Wednesday, 17 March 2010

It's Oh So Quiet......

Tuesday 16th March, 16:30 - 19:30. Ryton pool with Jeff Hatt. Mild 11C on arrival but with a chill in the S wind later on.

It's a period of transition at this time of year on more than one front. The weather is on the up but the countryside is lagging behind in following suit. Trees are still bare and the water is presumably warming slowly. The fishing season has transitioned from moving to stationary water but once again it's not yet a summer idyll, the bubbling and rolling has yet to start in earnest.

Signs of warming water were prevalent at Ryton pool as the breeze blew last years leaf detritus across the surface. I may have mentioned this phenomenon at Ryton before but as the water warms respiration on the lake bed creates tiny gas bubbles which collect under the remains of last autumns sunken leaf litter. The tipping point comes when the bubbles lift the detritus layer resting on the bottom to the surface where it either hangs or is blown across the lake to the windward corner.

I haven't moved my tackle into summer mode either and as I had a quiver rod already set up I worked around it. I soaked some pellets in water and added ground vitalin and planned to feeder fish from the point on the roadside across toward the island.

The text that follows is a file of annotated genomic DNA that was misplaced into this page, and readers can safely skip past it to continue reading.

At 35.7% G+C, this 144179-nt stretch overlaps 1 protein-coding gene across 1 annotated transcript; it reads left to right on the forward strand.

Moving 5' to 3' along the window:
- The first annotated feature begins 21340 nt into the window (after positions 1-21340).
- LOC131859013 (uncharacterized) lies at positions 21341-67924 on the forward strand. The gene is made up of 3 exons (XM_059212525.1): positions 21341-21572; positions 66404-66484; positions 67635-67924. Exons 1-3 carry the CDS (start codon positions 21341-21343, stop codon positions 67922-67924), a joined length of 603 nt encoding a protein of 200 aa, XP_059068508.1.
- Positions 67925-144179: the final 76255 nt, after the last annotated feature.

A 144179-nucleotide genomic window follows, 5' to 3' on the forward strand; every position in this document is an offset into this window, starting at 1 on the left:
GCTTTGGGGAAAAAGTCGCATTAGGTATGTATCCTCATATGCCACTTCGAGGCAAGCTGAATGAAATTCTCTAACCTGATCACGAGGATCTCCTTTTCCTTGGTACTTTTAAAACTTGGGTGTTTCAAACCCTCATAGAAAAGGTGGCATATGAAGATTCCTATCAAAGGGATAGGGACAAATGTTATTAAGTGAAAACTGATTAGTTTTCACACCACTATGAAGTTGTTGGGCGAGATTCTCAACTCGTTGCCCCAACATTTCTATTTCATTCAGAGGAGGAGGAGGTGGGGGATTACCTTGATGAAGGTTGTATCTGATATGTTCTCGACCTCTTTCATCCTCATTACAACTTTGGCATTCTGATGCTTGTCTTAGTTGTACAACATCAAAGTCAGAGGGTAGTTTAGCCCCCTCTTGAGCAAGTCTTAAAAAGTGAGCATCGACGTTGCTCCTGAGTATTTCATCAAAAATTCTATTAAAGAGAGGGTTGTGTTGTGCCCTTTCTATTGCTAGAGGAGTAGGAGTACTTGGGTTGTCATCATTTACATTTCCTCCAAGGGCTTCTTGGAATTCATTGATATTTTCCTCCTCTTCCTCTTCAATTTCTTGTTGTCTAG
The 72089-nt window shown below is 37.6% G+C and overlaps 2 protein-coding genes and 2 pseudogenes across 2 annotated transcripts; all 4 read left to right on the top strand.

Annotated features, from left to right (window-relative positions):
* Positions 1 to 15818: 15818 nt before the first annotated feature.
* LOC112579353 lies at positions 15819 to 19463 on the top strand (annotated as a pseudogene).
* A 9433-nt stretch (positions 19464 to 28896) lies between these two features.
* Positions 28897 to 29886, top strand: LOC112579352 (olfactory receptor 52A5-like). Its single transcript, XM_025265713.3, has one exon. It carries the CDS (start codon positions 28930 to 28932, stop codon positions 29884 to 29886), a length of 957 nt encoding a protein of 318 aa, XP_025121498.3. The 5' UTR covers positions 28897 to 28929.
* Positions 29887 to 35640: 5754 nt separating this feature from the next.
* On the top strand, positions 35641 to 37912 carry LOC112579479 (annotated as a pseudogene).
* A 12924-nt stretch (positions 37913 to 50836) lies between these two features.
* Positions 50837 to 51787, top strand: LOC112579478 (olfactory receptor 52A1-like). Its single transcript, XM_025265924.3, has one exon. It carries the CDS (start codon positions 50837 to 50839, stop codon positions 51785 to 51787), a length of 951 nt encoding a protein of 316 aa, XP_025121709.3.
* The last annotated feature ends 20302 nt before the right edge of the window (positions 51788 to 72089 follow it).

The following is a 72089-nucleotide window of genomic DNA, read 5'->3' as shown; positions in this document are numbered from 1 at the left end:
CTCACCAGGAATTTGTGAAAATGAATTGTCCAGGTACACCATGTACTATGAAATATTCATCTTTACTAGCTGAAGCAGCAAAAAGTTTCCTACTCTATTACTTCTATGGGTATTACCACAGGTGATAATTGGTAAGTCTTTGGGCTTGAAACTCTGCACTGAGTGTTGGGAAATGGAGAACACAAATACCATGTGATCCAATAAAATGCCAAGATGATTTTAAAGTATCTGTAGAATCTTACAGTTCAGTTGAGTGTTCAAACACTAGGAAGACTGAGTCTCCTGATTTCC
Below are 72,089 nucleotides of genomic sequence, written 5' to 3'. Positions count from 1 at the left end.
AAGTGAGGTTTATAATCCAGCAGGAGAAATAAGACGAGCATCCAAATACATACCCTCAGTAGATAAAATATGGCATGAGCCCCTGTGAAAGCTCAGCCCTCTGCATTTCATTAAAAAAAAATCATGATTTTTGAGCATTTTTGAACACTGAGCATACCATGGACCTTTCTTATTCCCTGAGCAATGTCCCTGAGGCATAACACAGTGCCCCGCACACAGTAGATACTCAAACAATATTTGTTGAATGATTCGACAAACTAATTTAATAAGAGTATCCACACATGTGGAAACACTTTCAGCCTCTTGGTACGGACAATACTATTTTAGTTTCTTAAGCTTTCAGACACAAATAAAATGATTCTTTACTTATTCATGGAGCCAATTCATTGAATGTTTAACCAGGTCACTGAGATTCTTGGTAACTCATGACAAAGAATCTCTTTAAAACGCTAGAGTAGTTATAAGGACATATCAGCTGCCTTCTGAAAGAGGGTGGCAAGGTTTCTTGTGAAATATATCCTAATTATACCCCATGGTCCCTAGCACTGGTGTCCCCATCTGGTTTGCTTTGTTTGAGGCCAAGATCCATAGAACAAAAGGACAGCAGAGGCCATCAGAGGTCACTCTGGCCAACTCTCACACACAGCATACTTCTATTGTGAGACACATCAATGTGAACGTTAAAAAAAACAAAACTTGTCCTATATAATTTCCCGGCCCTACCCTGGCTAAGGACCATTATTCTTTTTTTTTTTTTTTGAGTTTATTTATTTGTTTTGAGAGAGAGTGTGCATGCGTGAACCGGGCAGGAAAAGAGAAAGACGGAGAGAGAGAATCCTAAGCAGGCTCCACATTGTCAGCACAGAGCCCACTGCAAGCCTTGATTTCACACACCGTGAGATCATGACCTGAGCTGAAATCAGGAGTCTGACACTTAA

As it turned out my groundbait combination was the consistency of cement when in the feeder, not even emptying with a sharp tug after five minutes in the water after casting.
Smells gooooood but solid

I ended up just using it as a thin top and bottom plug and filling the middle of the cage feeder with dry pellet. I still had to give the rig a sharp tug after the cast to jettison the contents. Anyone thinking of building a nuclear bunker in the near future contact me for the recipe.

Jeff started on the sand bank

The fishing was slow and I had only a couple of twitches and a slow draw around dusk, neither of which I connected with.

I chuckled to myself as I shouted "I keell you" in a thick mexican accent whilst catapaulting pea sized stones at the group of tufts which started diving on my bait. It's been over six months since I shouted death threats at wildfowl in a thick south american accent and I'm amazed how much I've missed it. Don't worry all of the stones fell short of the birds but had the desired effect of driving them away. Better that than me hooking one.


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